Saudi Arabia's ambassador to the UK has denied accusations by Labour leader Jeremy Corbyn that the kingdom provides Islamic State (Isis) with funding. He called such accusations "an insult to our government, our people, and our faith".
In interviews in November, Corbyn said questions should be asked of Saudi Arabia's funding and arming of the jihadist group. But writing in the Times, Mohammed bin Nawaf Al Saud wrote: "We have done and will do everything we can to stop the spread of this corrosive poison in our country and region and encourage all other governments to do the same." He said the kingdom "knows the reality of terrorism intimately" and called for countries to "act together to defeat terrorism".
Saud directly addressed the accusation that Saudis have funded terror groups such as those battling Syrian President Bashar al-Assad in Syria. "Stringent laws, which have been scrutinised by international authorities, have been brought in to stop funding of any kind to suspect terrorism organisations from private individuals or societies," he wrote.
"Mistrust, misunderstanding and deliberate misrepresentation of Saudi Arabia's role and policy priorities can only upset the delicate act of balancing domestic and international counter-terrorism efforts with the promotion of stability and security in the wider Arab and Islamic world and, as a result, empower the radicals menacing our region and the international community," wrote Saud.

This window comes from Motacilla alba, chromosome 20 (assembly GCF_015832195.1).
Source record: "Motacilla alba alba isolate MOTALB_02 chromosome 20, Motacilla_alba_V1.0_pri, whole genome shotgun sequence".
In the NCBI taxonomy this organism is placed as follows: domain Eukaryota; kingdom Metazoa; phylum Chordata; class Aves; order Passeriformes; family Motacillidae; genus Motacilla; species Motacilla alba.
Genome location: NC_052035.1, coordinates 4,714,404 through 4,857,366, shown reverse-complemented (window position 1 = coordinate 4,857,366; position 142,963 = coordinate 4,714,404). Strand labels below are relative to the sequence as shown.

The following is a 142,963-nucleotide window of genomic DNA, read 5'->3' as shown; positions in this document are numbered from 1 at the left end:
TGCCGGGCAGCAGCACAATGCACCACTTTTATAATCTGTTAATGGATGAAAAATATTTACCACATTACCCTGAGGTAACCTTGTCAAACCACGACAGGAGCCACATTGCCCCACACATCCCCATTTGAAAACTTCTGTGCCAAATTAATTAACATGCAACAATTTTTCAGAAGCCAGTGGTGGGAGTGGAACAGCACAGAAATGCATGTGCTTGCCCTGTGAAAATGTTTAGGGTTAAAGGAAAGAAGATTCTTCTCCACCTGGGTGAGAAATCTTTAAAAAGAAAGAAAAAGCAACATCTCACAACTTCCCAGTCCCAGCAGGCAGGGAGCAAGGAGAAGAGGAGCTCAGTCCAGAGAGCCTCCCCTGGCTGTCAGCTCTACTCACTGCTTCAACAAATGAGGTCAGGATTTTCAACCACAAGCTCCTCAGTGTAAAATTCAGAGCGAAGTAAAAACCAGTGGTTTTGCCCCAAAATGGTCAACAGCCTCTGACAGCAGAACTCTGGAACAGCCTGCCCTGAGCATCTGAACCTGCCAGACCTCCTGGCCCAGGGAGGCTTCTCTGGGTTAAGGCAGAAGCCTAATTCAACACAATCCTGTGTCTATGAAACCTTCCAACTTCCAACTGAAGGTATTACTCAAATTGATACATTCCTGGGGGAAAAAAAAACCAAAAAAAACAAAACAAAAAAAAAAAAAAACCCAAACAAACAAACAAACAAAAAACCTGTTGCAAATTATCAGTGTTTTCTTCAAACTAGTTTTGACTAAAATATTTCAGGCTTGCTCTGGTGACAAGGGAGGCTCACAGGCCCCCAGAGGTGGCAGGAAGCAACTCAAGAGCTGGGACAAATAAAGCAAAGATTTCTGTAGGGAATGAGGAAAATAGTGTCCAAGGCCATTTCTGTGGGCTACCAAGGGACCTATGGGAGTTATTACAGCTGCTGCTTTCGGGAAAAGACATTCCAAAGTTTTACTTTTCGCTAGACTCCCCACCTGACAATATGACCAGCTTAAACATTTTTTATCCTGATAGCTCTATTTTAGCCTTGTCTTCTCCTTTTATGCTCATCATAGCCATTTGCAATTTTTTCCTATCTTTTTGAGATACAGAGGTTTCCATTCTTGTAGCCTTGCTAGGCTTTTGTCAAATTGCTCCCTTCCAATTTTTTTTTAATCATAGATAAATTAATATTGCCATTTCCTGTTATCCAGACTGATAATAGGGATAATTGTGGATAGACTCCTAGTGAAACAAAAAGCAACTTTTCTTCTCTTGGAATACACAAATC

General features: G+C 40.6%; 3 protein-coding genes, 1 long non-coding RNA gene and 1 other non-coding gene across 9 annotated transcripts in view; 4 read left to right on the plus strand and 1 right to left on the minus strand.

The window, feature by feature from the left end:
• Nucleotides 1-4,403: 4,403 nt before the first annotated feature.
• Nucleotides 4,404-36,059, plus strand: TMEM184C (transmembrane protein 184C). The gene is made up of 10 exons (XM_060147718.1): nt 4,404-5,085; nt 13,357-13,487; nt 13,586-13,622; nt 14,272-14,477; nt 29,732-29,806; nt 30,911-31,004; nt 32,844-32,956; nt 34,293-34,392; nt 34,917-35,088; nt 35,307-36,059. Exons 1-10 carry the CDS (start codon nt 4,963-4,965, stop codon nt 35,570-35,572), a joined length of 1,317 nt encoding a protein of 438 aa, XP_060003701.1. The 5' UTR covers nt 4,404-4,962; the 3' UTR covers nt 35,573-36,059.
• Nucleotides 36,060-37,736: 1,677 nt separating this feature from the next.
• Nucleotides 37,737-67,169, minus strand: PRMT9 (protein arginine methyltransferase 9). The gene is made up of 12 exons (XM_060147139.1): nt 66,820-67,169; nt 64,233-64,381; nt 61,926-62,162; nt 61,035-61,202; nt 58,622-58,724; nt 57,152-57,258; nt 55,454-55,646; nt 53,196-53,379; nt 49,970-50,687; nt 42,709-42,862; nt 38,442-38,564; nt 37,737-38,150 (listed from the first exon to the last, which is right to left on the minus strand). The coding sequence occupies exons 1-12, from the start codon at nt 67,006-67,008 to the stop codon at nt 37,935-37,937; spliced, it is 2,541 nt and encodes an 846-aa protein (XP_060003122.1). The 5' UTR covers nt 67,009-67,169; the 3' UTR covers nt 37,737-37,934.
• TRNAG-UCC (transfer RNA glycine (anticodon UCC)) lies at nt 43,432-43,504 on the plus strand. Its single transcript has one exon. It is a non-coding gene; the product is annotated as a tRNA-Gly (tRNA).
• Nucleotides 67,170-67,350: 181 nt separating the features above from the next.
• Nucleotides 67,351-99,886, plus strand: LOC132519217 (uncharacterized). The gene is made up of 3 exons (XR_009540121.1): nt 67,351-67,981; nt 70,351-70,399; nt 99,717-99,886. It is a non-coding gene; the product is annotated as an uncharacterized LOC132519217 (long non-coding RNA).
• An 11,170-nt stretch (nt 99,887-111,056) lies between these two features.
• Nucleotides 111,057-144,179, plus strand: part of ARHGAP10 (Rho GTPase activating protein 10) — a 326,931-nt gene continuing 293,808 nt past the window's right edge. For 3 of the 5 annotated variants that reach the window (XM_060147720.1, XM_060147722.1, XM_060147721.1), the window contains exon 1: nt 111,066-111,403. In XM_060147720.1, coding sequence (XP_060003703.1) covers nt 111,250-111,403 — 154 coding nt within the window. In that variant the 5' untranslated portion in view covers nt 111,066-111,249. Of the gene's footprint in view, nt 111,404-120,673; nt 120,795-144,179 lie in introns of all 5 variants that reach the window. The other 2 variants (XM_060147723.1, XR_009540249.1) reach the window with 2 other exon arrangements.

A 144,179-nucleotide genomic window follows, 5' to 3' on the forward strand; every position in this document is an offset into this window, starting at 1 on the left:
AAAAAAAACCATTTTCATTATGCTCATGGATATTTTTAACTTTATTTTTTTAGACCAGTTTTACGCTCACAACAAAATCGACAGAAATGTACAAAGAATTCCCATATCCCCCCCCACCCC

"However, the common mischaracterisation of Saudi Arabia's role in the war on terror, perhaps deliberately and for political point-scoring, stands to impede cooperation going forward. Our collective security is at stake. Today more than ever, fact distortion that serves party politics (with all due respect) must take the back seat."
IS is believed to be the best financed terror group in the world, with reserves estimated at $2bn (£1.5bn). In a 2009 memo, then US secretary of state Hillary Clinton claimed Saudi Arabia was one of the chief sources of funds for terror groups including the Taliban and al-Qaeda, and the Saudi government was not acting to stem the flow of money.
On 24 November, former Liberal Democrats leader Paddy Ashdown suggested Prime Minister David Cameron had failed to exert pressure on Saudi Arabia to prevent rich donors providing IS with funds because of the "closeness" of the Tories and wealthy Arab individuals.
Saudi Arabia denies accusations it allows money to flow to extremist groups and in March, US Spy Chief James Clapper claimed funding for IS had dried up, and private donations for the group now accounts for less than 1% of its income.
Corbyn's claims came ahead of a vote on 2 November on whether the UK should join in military strikes against IS in Syria, which the Labour leader opposes.